New research has found that floods have a serious impact on the well-being of children, but also that children and teens want to take on a role in flood risk management.
According to researchers from Lancaster University in England, a number of factors impact children’s well-being, including:
- loss of valued personal and family possessions, friendship networks, familiar spaces, and education;
- experiencing fear, anxiety, poverty, isolation, unfairness, destruction, stress, uncertainty, being ignored and misunderstood;
- lack of sleep and recreation;
- deterioration in diet, space and housing conditions; and
- ilack of flood education in schools.
However, the research also shows that children play an important role in recovery from flood disasters, by helping families, neighbors, and the wider community and they do not want to be kept in the dark.
As one 10-year-old girl told the researchers, “Adults need to know that children become more scared and worried when they do not know what is happening.”
The study shows that having an active role in flood risk management actually helps with children’s recovery. Yet current flood and emergency planning policy either ignores children or positions them as “vulnerable,” rather than treating them as citizens in their own right.
The researchers propose that children be given more information before, during, and after flooding because they have a right to know how to prepare, what to expect, and how they can contribute.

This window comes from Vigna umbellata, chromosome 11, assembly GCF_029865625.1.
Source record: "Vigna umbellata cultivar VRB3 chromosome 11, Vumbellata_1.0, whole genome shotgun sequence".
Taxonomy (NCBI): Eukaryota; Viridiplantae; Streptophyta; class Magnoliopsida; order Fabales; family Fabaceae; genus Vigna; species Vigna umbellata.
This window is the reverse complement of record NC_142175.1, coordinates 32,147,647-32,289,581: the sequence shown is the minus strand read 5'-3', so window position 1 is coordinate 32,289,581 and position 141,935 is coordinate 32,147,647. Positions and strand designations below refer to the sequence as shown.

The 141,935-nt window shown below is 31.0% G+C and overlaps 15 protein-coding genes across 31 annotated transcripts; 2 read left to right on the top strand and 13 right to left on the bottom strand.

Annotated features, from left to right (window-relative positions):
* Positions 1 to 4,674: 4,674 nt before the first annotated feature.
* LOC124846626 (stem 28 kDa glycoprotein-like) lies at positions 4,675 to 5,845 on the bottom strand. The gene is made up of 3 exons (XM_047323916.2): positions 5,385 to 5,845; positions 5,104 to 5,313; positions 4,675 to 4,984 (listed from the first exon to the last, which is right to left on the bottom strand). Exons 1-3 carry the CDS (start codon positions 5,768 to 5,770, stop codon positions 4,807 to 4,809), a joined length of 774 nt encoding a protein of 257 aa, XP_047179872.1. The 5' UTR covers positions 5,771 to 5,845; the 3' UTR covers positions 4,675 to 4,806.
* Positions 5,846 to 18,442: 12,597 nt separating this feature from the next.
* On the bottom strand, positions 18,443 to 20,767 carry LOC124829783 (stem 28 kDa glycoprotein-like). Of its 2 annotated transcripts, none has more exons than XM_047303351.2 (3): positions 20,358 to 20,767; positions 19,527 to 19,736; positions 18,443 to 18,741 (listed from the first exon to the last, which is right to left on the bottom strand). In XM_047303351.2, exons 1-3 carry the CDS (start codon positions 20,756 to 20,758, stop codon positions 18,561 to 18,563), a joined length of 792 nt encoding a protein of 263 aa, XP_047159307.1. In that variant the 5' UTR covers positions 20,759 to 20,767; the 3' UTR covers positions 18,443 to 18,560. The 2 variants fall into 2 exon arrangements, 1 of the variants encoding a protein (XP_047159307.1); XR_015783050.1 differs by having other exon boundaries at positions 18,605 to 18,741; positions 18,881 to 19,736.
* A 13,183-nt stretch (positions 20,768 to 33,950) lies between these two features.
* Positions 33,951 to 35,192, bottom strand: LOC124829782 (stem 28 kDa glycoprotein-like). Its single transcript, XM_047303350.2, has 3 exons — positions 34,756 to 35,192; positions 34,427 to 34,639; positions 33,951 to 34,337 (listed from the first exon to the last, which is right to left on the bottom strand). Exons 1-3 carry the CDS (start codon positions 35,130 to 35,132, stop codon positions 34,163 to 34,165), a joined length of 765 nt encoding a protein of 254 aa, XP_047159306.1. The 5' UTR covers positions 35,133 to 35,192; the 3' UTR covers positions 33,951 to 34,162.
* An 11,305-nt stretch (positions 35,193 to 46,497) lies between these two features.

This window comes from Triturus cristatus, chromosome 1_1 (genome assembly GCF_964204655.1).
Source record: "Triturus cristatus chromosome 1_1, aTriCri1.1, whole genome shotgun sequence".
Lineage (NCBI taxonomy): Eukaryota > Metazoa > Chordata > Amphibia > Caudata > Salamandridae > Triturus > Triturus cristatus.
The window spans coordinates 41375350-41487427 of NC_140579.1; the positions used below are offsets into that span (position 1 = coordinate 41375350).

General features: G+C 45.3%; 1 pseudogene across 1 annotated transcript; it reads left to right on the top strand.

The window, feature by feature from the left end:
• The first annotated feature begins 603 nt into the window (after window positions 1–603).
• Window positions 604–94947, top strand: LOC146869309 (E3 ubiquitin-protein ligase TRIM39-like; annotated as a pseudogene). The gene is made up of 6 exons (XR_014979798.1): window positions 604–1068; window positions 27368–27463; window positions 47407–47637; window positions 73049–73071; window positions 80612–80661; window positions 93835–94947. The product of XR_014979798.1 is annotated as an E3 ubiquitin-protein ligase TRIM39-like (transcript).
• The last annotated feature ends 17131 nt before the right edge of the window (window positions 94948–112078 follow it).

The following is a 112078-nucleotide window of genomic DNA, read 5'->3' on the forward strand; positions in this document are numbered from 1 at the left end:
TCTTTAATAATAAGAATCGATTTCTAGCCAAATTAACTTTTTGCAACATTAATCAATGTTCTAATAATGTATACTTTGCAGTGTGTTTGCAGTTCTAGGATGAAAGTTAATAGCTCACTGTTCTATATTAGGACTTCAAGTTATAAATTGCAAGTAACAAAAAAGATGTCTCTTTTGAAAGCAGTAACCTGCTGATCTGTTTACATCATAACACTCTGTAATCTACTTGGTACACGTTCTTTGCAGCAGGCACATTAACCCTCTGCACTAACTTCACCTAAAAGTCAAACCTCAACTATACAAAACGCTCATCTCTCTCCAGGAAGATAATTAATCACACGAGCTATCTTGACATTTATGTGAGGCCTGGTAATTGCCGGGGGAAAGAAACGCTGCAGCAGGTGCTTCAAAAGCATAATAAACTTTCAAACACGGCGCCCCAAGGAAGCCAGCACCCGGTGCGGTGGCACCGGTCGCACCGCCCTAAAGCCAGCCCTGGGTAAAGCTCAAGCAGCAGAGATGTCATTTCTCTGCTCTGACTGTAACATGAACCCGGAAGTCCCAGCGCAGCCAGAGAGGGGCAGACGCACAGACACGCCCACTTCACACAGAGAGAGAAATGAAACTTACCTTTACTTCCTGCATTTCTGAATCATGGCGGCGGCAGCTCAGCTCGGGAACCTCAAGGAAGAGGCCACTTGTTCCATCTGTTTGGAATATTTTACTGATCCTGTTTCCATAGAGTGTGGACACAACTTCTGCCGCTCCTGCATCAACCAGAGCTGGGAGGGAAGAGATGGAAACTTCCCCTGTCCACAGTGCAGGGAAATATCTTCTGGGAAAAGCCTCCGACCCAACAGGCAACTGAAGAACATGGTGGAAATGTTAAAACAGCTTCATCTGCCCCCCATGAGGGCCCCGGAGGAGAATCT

The report, authored by Maggie Mort, Marion Walker, Alison Lloyd Williams, and Amanda Bingley of Lancaster University and Virginia Howells of Save the Children, details children’s and young people’s experiences of the winter 2013-14 floods in the UK.
Researchers worked with two groups of children: A primary age group in rural South Ferriby, Lincolnshire, where a tidal surge breached the banks of the Humber; and a high school group in urban Staines-upon-Thames, Surrey, where the government declared a state of emergency and the army was brought in to assist emergency services cope with tidal, rainfall, river, and groundwater flooding.
According to the researchers, six core themes emerged:
- Children’s feelings of isolation are connected with the long-term, ongoing impact of flooding — and there is a value in them getting together to share experiences;
- A better understanding of children’s strengths and vulnerabilities and arming them with better information before, during, and after flooding enables them to be seen as active citizens and not passive victims;
- There is a need for systematic and statutory flood education program in schools and the wider community;
- There is also a need for schools and the community to acknowledge and understand the range of losses experienced by children, such as the loss of personal “precious” items that embody memories, familiar spaces, friendships, social networks, and loss of time;
- Insurance companies must improve assessment and approach to repairs to acknowledge children’s needs. For example, living in temporary accommodation was worsened by a lack of space and, sometimes, having to relocate several times before returning home prolonged periods of uncertainty;
- There is a need to recognize that flood-affected children actually have the experience to help themselves and others understand the measures that should be taken to prepare, protect, and adapt to flooding — and the very clear message that all households need to make a proper flood plan.
The research resulted in the production of Children’s and Young People’s Manifestos, the staging of several events, a six-minute film, “Ten Tips for the Insurance Sector on how to better support flood-affected children and young people,” and the development of a flood suitcase toolkit for use in schools and youth centers.
“Flooding is recognized as a major and chronic national hazard and it is time to recognize that children and young people are severely affected, yet still have no voice in policy that affects them,” Mort said. “It is time to bring together the agencies that work on flood response, recovery, and resilience to address their exclusion.”
Source: Lancaster University